Higher-Order Components

Higher-Order Components are what they sound like.

A function that takes a component and returns a replacement component is an example of a higher-order component. Higher-Order Components in React may be a pattern that stems from React’s nature, which favors composition over inheritance.

Consider the following scenario:

In the preceding example, a higher-order component could be a function that takes as an argument a component called WrappedComponent. We’ve developed a replacement component called HOC that returns from its render function. While this adds no functionality, it illustrates the general pattern that each HOC function will follow.

We can use the HOC in the following way:

Const simpleHoc = higher-order component(MyComponent); A higher-order component is one that converts one component into another. It is important to note that a HOC does not change the input component. A HOC, on the other hand, composes the first component by wrapping it within a container component. A HOC could be a single function with really no side effects.

Facts about HOCs

One of the HOC pattern’s advantages is that it allows you to create a simple functional component with whatever logic you want. Outside of your current component, you can update/edit or transform props.

HOCs are frequently pure functions that return a replacement component, similar to JavaScript functions. Components in HOCs are not mutated or modified; these are created instead.

HOC is used to compose components for code reuse.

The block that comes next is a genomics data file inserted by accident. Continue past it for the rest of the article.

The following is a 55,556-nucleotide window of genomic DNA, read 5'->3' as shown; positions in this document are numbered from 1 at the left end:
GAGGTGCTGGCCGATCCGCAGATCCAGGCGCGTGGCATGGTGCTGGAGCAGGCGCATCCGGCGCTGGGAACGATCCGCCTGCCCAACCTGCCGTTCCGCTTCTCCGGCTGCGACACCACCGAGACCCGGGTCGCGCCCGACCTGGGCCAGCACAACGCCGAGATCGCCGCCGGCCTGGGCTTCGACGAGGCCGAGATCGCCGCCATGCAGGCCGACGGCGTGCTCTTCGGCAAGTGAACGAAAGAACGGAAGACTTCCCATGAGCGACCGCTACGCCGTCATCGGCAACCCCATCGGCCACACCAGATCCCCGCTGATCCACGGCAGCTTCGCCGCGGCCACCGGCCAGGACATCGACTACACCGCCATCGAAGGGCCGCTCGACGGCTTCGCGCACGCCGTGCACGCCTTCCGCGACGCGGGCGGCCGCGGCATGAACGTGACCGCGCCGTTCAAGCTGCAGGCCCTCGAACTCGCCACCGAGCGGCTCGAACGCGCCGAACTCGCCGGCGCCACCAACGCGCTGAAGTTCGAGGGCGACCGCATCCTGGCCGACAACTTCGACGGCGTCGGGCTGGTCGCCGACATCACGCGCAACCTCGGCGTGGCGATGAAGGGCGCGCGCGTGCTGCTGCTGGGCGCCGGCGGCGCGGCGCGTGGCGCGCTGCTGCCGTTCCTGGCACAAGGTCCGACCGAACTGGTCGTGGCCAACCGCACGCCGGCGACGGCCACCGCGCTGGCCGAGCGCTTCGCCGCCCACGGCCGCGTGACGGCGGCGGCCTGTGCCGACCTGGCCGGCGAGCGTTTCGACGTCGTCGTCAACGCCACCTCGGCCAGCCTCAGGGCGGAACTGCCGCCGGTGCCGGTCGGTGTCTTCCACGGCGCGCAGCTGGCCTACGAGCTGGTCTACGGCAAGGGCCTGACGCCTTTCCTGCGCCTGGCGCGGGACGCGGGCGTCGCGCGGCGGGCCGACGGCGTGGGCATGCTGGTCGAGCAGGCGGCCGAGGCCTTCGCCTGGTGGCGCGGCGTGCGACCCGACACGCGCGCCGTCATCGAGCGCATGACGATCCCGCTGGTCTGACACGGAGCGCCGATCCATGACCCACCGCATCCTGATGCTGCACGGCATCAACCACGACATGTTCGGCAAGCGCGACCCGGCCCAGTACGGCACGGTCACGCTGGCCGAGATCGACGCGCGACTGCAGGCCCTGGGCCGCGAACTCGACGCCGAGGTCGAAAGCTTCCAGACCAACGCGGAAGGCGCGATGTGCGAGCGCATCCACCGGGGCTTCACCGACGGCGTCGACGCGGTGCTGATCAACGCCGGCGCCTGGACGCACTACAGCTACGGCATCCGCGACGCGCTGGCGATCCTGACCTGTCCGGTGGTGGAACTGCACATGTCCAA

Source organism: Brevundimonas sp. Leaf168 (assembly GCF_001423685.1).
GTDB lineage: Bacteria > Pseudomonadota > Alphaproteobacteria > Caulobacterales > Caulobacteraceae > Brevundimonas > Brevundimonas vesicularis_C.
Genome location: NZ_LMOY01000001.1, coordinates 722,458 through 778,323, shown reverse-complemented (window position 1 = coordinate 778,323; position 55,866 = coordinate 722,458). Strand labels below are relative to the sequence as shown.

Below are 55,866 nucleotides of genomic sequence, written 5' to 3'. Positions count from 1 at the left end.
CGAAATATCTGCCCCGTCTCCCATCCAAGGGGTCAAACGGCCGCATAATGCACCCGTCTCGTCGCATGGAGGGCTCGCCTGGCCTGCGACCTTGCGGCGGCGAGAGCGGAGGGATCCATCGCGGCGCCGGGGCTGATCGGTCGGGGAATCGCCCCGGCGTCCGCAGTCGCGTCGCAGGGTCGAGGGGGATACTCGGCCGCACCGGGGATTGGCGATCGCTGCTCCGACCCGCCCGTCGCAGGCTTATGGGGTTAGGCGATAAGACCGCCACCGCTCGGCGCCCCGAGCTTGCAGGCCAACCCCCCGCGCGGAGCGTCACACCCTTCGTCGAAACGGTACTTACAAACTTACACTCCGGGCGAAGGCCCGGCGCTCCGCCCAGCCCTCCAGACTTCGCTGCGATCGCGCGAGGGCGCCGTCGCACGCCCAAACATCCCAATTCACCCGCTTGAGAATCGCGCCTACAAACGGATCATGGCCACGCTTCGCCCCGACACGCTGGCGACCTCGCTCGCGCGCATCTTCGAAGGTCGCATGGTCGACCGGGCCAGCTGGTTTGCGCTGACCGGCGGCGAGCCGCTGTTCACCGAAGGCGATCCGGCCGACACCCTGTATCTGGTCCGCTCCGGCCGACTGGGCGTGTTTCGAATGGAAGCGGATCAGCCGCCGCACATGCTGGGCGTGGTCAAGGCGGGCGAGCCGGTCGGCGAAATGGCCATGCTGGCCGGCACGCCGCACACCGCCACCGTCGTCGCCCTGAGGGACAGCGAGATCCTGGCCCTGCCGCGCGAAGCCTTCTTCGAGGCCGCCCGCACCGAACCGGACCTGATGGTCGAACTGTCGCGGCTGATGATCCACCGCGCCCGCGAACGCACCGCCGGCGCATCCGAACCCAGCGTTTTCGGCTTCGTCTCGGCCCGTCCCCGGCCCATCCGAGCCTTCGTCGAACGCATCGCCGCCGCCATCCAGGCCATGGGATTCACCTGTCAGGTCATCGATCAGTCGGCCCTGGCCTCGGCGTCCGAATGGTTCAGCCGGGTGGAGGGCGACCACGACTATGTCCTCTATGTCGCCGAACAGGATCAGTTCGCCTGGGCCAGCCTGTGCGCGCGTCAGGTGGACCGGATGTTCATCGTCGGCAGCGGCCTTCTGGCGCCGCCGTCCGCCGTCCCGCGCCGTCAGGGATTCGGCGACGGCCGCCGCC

Case Studies

Conditionally rendering components: 

HOCs are prone to conditionally rendering components. As an example, consider a case with many components that must be displayed if a specific criterion is met using the data provided in their props. We’ll have a reusable HOC that conditionally renders the component based on the data provided because HOCs have access to the wrapped component props.

Managing common users- 

interaction states must be managed. Another application of HOC is that it is frequently used to manage common user-interaction states. It is well known that users feel pampered when our application controls respond to something as insignificant as their cursor movements. For example, a user-interaction state, such as hover and focus, is typically displayed beautifully, without the need for repeated handlers with each component, by abstracting to a HOC that can have an event hook to strengthen the wrapped component with a state-specific flag.

Providing components in a variety of styles HOCs are also known to provide components in a variety of styles. We may have flag-specific styles not only for user interaction states but also for data-specific ones, based on the preceding (managing common user-interaction states), supported by the flag that we get from the HOC. Furthermore, if the need arises, we will have some more minor styles such as background color, font size, and font-weight in multiple places. These styles are frequently easily provided by a better Order Component by wrapping the component in one that simply augments props with the precise className (s).

Give a component with any prop. This is a common application for HOCs. Using HOCs, we will examine our codebase and determine which reusable props are required across components. Then there will be a wrapper HOC to provide those components with the reusable prop.

Things to avoid when working with higher-order components

The use of HOCs within the render method should be avoided.

Refs aren’t very good.

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